matrix3 = np.random.normal(0, 1, m_matrix*n_matrix)
matrix3 = matrix3.reshape(m_matrix, n_matrix)

print("Matrices with random data prepared")

# Array for basic sin function
sin_x = np.arange(0, 2*np.pi, 0.01) # x-array
sin_y = np.sin(sin_x)
print("Basic sin-curve values sin_x/sin_yprepared")

# scatter points
x_scatter = 4 + np.random.normal(0, 9, 24)
y_scatter = 4 + np.random.normal(0, 2, len(x_scatter))
# size and color:
sizes_scatter = np.random.uniform(15, 80, len(x_scatter))
colors_scatter = np.random.uniform(15, 80, len(x_scatter))
print("scatter points prepared")

# backends
d_backend_list = {'QtAgg':'QtAgg', 'Qt5Agg':'Qt5Agg', 'Gtk3Agg':'Gtk3Agg', 
                'TkAgg':'TkAgg', 'ipympl':'ipympl'}
print("dict of backends prepared")

Cell 3 – enforcing the Matplotlib backend

How a certain Matplotlib backend can be enforced was already discussed in the 1st post.

b = d_backend_list['QtAgg']
matplotlib.use(b,  force=True)
# plt.switch_backend(b)
print(" Backend ", b, " enforced") 

We invoke our QtAgg backend via matplotlb.use(). The commented variant with switch_backend() also works well, but it will soon get outdated. Note that different backends cannot be used or changed easily in one and the same notebook. When you switch the backend the notebook’s kernel should be restarted.

Hint: For Qt5Agg (and TkAgg), please, do not set ion() already here. It would destroy the functionality of interactive control buttons on the figure windows later. (However, for Gtk3 this setting is required; this will be discussed in another post.)

Cell 4 – Activating interactive mode

We now activate interactive mode via ion():

# Required to ensue working control buttons of the figure windows
# and a direct display of the figure windows 
#    If b_ion_on=False you will have to use plt.pause(0.1) 
#    or to flush to GUI (see below) to make the figure window visible   

b_ion_on = True 
if (b == 'QtAgg' or b == 'TkAgg') and b_ion_on:
    print(b, "=> ion() and window control buttons activated")

For Qt5 and Tk this statement is required – as long as we do not know better. It ensures that a figure window is displayed on the Linux screen and that the figure’s canvas contents is at least updated as soon as the code of a notebook cell has finished execution. It further ensures the functionality of the Qt-windows’ standard control buttons (e.g. for zooming into the plot).

Cell 5/6 – opening two qt5-windows on the desktop for two figures

fig_1 = plt.figure(num=1,figsize=[5.,3.], clear=True)
ax11 = fig_1.add_subplot(211)
ax12 = fig_1.add_subplot(212)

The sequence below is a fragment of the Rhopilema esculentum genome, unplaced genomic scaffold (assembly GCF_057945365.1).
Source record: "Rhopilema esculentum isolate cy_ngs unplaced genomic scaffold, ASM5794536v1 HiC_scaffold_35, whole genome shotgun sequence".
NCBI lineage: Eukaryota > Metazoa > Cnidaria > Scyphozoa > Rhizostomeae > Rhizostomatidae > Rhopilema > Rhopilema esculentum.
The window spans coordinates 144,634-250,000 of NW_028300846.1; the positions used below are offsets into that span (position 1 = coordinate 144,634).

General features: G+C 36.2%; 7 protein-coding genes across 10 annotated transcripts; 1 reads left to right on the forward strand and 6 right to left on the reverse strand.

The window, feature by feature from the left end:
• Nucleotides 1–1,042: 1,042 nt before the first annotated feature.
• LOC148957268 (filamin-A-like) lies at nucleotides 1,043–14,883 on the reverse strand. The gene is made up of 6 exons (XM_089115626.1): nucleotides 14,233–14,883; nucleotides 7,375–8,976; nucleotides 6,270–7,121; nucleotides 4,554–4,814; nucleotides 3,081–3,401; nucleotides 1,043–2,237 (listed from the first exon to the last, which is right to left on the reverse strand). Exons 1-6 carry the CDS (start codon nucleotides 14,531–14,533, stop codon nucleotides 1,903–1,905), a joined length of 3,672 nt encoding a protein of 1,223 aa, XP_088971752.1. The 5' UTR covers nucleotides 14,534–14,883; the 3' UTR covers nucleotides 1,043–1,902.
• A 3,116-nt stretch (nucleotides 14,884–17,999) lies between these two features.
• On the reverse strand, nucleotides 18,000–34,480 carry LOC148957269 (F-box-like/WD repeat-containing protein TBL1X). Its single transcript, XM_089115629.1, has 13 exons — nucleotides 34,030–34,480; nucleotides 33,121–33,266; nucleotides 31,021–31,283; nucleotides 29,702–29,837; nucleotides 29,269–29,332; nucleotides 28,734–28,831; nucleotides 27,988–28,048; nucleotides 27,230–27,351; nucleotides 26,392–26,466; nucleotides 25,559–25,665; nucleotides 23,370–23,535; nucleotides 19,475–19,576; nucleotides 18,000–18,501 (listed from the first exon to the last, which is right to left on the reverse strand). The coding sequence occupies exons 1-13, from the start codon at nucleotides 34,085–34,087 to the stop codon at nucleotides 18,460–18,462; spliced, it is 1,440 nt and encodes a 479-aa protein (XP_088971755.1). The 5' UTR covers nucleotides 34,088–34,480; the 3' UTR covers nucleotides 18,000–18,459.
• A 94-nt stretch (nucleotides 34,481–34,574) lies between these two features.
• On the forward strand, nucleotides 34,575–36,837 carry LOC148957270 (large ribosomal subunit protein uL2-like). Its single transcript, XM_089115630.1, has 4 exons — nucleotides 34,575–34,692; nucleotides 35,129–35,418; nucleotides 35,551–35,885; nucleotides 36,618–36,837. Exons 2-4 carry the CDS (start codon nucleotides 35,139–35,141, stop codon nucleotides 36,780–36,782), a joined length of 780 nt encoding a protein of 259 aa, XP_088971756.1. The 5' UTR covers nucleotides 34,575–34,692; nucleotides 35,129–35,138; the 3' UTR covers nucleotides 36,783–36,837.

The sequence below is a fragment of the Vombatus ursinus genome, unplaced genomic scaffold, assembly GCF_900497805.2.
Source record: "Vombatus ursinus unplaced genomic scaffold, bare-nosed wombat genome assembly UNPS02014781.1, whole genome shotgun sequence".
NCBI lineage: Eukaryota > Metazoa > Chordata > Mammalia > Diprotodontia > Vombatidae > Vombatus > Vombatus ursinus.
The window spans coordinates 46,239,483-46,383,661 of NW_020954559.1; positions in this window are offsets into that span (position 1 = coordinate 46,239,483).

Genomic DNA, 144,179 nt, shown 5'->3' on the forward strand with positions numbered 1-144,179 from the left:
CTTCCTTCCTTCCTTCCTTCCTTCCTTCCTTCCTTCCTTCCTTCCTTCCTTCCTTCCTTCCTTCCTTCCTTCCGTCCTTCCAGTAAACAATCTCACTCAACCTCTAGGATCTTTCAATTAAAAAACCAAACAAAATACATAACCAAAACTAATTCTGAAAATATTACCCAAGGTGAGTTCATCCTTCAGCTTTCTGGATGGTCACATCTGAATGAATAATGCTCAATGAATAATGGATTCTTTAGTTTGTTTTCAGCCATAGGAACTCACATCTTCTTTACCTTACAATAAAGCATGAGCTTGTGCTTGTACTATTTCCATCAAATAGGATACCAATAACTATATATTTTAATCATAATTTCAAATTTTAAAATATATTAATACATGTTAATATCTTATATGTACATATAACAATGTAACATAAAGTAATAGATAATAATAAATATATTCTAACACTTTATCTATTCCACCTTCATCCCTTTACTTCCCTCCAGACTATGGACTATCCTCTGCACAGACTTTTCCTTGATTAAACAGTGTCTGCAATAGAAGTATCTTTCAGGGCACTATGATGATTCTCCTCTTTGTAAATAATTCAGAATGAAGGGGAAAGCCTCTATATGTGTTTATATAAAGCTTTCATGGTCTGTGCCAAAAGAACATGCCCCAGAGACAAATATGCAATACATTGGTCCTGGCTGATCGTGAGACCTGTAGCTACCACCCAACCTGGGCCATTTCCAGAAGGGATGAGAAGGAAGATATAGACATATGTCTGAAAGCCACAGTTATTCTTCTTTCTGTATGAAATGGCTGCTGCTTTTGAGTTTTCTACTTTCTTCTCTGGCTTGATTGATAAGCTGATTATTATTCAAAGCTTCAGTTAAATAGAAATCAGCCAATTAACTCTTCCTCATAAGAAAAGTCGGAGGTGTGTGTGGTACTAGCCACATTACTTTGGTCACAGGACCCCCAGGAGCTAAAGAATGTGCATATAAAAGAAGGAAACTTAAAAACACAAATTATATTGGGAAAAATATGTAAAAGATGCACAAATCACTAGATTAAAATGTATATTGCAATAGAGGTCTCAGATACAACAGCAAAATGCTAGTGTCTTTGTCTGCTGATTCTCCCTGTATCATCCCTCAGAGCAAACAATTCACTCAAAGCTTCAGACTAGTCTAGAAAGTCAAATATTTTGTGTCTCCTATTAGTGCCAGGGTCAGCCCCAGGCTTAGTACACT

fig_1.tight_layout(h_pad = 1)

fig_2 = plt.figure(num=2,figsize=[5.,3.], clear=True)
ax21 = fig_2.add_subplot(211)
ax22 = fig_2.add_subplot(212)
fig_2.tight_layout(h_pad = 1)

if not b_ion_on:

For Qt5-windows the plt.pause(0.1)-statements are not required if we have switched interactive mode on. But plt.pause does no harm either. plt.pause() would open and show the windows, in a non-blocking way. Even if ion() has not been used.

Keep in mind:
To get Qt-windows on your Linux desktop without having activated interactive mode, just use plt.pause(time), with time being a small interval in secs which you can define with a float.

Both figures have two sub-plots which we will fill later with data. The figure windows should open in KDE at the preferred position for new windows, probably at the center of your (primary) screen.

Watch out that you do not accidentally cover the figures by other windows (watch your Linux desktop’s window information bar, too). Move the windows to a free area of your desktop.

We have achieved our first objective: We have plot-windows outside the browser with our Jupyterlab notebook. And as the standard control-buttons are working, we can even zoom into plots, change settings and save the plots whenever we like to. But to do such funny things we need some canvas contents first.

Cell 7 – update the plot figures once from a single cell

The code below has a parameter b_redraw which is set to b_redraw=False in the beginning. We ignore b_flush completely for some minutes. You will understand its effect later. But feel free to experiment …

# Enforce redrawing of a figures canvas or not
# plt.ioff()
b_redraw = False
b_flush = False

# Update figure 1
# ~~~~~~~~~~~~~~~~
if b_redraw:
    if b_flush:
# Just a line plot
col_rand = np.random.randint(0, len(li_col))
i_rand = np.random.randint(0, m_matrix)
ax11.plot(matrix1[i_rand,:], color=li_col[col_rand])

# scatter some points
x_scatter = -3 + np.random.normal(0, 9, 30)
y_scatter = -3 + np.random.normal(0, 3, len(x_scatter))
sizes_scatter = np.random.uniform(15, 80, len(x_scatter))